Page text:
A look back in time!

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Next Meeting

The Romans around Hornton

When I was reading the Chapter on the Roman era in Mrs Bowes book ‘Walking Through the Centuries’, I was interested to learn that – “During excavations for hard-core by the Iron Stone Corporation near Hornton, a Roman Pot containing three hundred Roman bronze coins was found at Ragnell Bottom. They are now in the Ashmolean.”    


That set me off on an internet search journey to find out more. First e-mail to the Ashmolean – Roman coins and Hornton didn’t register anywhere, so I started ‘googling’  ‘Roman coins found in Oxfordshire’.  Amazingly this turned up a catalogue by a collector and trader in Wales who had a booklet named ‘A HOARD OF ROMAN FOLLES FROM WROXTON HEATH, NEAR BANBURY, OXON’ – price £1. Success!  I was now being introduced into the world of Numismatics and the booklet had a story –


“In the spring of 1950 mechanical diggers belonging to the Oxfordshire Ironstone Co.Ltd., were removing topsoil to expose ironstone strata near Rignall House Wroxton. After a Sunday of heavy rain Mr J.Eadon, an employee of the company, discovered a hoard of Roman coins lying in a small pocket of earth. A scatter of Roman pottery and burnt ironstone for several hundred yards around the site of the hoard suggests there might have been some sort of settlement there. No pottery, however, was found with the hoard, which may therefore have been buried in a cloth. Altogether 136 coins were handed over to Mr A. Mackay, a director of the Company, who kindly arranged, after consultation with Trinity College, Oxford (the owner of the land), that the hoard should be deposited for examination in the Ashmolean Museum.”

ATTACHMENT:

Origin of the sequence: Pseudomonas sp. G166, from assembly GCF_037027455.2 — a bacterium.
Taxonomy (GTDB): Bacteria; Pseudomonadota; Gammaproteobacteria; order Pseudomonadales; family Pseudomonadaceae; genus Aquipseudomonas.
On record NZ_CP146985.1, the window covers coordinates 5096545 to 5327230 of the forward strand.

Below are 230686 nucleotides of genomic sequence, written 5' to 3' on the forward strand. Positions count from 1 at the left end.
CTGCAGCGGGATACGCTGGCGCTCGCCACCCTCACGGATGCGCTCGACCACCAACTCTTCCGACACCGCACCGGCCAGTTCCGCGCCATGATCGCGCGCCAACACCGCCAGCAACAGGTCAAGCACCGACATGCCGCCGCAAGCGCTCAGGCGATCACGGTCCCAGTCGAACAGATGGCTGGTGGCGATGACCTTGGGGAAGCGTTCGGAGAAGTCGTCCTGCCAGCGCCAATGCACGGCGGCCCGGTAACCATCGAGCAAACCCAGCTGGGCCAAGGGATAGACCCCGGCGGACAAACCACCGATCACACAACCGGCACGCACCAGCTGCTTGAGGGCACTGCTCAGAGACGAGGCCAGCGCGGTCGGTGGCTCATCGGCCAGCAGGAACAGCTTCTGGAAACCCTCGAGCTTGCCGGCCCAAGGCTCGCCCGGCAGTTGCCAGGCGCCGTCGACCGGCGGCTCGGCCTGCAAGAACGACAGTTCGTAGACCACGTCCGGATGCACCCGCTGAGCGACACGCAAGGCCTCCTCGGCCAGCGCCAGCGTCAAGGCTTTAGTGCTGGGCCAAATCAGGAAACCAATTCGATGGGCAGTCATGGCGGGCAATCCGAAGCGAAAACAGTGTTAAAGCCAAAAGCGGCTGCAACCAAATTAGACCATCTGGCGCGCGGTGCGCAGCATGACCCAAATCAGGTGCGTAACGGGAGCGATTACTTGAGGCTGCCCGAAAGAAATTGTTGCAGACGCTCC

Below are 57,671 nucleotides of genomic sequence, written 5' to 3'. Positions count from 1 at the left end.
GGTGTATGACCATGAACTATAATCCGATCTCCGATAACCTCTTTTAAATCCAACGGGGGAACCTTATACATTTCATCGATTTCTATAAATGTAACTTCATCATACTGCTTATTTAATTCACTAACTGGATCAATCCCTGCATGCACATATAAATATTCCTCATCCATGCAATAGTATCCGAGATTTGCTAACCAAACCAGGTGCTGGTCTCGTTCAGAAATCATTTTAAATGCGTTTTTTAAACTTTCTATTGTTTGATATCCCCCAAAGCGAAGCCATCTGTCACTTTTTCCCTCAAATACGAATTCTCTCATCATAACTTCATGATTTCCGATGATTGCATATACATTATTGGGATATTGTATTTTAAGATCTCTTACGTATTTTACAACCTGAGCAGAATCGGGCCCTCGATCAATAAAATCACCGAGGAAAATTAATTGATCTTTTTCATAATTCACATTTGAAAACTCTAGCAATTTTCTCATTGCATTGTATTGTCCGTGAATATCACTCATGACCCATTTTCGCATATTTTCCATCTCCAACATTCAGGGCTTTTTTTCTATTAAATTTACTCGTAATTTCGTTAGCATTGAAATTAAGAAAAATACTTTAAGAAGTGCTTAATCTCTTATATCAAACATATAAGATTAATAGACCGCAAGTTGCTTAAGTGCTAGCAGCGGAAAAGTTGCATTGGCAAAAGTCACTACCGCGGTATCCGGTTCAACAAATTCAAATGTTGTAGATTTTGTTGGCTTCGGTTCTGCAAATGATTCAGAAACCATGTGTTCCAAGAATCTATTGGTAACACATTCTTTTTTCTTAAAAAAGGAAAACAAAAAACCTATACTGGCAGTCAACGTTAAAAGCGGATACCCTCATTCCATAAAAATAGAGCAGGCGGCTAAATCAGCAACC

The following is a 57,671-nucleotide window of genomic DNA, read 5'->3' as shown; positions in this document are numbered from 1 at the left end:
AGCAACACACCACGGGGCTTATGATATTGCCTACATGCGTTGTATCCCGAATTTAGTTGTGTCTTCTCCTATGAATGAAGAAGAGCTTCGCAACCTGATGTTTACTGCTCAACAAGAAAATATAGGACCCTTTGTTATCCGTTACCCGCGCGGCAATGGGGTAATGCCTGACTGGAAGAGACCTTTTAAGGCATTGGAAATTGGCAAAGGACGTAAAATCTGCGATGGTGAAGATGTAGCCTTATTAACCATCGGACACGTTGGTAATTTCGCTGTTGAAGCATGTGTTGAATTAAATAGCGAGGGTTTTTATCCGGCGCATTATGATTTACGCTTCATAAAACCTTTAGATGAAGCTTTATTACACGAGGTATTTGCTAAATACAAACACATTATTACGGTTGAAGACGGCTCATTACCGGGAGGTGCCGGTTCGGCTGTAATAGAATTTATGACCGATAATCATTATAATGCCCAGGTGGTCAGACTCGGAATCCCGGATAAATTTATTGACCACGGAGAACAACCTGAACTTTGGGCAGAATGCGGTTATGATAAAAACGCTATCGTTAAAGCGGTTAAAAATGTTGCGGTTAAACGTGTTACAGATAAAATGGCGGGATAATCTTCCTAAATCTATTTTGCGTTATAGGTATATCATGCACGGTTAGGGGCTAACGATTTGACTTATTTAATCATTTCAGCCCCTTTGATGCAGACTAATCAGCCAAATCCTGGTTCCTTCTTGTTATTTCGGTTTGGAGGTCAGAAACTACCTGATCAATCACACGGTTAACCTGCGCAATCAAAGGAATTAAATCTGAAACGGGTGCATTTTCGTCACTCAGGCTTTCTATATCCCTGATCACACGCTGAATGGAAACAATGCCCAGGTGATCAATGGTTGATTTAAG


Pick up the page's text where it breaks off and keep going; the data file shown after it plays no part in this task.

The coins were catalogued by a C.H.V.Sutherland and the results printed in the ‘Numismatic Chronicle in 1955. They were folles (now called nummi) – small bronze coins with a silver wash of not much more than a centimetre in diameter, minted in the 4th century A.D. and all listed with the name of the Roman top man and where they were made – London, France and Italy.


Now I had this information, I got in touch again with Mr Volker Heuchert, a Collections Manager, who very kindly searched the archives, found eight coins all from the London Mint, then photographed and emailed them to me. And so I began looking into more about Roman coins and the history of the Romans in Britain. By this time they had been governing Britain for three hundred years and the coins portrayed several emperors of the time, the most well known to us being Constantine. The population was termed Romano-British. The technical evaluation of the coins suggested they had been buried about 317-18 A.D. and collected over a period of ten years by this person who lived or worked on the Wroxton Heath side of the brook which forms the boundary (I think) with Hornton along Ragnell Bottom. It was a ‘modest’ hoard, probably the savings of – who knows – a Romano-British farmer or an old soldier with his own ironstone business? - But the story brings out an individual from history, which makes the find all that more interesting.


The History Group has the coin details if anyone is interested and we would welcome anyone who might have memories of the time to tell us more.


 Barbara Greenhalgh.


Roman coins 1